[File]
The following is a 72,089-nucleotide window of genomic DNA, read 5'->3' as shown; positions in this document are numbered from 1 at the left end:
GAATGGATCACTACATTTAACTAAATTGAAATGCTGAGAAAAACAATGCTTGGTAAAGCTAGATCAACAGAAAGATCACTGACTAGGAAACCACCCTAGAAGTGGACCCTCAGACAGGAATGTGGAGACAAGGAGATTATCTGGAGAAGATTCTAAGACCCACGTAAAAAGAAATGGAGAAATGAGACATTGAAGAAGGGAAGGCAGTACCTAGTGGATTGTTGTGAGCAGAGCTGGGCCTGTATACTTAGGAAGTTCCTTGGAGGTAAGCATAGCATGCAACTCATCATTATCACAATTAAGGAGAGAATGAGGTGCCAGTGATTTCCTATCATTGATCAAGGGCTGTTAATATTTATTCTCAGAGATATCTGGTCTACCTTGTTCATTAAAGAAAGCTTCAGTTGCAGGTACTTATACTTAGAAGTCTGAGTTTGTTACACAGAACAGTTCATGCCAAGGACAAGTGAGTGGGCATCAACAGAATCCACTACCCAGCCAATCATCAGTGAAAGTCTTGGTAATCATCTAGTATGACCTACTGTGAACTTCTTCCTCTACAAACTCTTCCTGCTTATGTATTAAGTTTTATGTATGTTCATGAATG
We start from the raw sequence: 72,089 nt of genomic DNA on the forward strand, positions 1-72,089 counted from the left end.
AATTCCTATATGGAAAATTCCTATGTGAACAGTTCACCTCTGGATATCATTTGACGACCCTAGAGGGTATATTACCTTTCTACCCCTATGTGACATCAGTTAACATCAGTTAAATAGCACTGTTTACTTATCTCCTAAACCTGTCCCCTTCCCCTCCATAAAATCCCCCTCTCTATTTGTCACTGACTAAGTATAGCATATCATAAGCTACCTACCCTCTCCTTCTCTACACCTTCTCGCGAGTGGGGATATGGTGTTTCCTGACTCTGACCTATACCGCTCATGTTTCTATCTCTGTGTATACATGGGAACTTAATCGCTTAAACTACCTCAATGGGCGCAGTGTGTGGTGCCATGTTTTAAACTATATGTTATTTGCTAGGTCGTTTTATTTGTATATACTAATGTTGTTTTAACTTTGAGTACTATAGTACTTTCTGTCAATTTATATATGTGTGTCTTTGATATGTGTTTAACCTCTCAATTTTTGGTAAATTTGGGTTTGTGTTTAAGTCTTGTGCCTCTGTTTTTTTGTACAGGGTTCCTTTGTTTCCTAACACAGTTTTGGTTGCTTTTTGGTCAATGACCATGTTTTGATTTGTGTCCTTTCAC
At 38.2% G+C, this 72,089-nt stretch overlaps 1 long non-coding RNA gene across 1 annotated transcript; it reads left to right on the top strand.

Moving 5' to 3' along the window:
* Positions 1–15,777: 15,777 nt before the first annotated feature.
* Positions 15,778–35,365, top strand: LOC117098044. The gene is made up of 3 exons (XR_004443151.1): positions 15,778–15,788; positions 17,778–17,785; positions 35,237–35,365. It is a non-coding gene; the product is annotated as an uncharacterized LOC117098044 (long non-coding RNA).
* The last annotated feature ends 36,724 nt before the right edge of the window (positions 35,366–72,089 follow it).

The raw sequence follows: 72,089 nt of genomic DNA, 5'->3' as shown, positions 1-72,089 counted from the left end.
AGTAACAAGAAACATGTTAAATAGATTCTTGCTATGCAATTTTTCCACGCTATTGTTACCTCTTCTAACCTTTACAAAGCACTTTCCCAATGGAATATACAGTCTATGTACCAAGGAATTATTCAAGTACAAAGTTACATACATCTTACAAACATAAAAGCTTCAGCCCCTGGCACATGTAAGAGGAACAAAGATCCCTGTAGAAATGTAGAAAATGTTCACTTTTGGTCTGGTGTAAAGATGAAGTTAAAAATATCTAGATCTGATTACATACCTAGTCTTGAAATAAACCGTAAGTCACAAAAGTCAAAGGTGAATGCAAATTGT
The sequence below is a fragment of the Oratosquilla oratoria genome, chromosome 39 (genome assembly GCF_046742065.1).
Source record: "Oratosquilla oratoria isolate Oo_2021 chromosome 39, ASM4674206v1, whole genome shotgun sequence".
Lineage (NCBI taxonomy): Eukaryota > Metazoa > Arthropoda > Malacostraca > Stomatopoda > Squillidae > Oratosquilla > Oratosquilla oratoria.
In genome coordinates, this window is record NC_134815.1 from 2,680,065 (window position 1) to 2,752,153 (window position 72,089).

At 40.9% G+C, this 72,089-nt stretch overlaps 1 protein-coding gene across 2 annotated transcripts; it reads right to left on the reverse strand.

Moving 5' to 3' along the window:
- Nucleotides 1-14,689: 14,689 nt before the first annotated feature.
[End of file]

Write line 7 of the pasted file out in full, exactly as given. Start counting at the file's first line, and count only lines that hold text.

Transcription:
* Positions 1–15,777: 15,777 nt before the first annotated feature.